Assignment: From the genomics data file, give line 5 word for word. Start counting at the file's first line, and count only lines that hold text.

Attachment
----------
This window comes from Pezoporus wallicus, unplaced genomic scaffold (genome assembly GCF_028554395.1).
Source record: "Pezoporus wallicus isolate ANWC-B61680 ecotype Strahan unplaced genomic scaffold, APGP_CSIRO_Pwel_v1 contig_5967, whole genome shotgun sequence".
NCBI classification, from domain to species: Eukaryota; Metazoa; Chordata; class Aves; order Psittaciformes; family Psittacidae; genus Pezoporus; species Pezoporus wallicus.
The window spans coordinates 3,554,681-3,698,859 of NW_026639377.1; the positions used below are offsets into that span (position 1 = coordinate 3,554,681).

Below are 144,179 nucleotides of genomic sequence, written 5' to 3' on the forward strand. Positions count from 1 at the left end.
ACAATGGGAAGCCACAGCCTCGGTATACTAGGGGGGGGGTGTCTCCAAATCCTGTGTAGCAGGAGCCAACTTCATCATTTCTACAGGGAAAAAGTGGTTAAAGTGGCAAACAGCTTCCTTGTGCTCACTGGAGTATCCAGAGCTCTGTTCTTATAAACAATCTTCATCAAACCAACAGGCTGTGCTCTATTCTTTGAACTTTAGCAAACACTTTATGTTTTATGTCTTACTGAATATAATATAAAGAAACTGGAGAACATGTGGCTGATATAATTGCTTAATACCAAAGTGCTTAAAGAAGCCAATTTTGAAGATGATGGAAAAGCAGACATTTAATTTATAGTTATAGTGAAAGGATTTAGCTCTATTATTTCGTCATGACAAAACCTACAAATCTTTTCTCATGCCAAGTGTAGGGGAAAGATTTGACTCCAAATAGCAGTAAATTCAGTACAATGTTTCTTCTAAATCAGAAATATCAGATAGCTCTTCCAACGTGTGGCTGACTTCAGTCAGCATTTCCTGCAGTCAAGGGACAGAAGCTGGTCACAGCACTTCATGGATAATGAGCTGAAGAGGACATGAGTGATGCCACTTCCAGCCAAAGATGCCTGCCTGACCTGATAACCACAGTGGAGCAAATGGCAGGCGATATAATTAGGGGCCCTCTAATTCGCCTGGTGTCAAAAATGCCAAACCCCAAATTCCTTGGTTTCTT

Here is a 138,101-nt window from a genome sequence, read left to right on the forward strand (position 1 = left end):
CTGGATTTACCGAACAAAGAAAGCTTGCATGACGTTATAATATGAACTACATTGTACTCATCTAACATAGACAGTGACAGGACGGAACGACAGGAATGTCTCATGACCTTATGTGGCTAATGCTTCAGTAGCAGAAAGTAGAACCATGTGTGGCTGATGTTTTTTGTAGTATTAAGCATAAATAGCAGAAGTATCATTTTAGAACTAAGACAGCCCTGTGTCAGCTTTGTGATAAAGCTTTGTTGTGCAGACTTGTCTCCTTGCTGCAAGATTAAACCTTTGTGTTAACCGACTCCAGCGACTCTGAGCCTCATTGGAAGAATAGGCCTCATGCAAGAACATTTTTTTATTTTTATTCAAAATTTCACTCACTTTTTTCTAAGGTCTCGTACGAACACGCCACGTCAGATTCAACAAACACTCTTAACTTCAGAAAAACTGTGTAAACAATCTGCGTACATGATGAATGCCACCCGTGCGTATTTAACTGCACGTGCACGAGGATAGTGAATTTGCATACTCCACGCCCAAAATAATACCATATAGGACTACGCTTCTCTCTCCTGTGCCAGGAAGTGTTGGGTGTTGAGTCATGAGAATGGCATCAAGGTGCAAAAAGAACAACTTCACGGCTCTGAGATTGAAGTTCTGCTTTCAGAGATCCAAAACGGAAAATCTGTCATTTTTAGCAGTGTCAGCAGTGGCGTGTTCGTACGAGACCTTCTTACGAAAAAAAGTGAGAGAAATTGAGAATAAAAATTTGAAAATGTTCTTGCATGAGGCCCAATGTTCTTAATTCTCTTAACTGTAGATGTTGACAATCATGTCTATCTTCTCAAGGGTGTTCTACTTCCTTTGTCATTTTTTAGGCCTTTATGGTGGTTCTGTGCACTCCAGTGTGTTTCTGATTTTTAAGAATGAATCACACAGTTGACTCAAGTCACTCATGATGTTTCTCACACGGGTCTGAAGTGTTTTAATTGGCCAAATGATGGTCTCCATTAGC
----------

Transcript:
Below are 144,179 nucleotides of genomic sequence, written 5' to 3' on the forward strand. Positions count from 1 at the left end.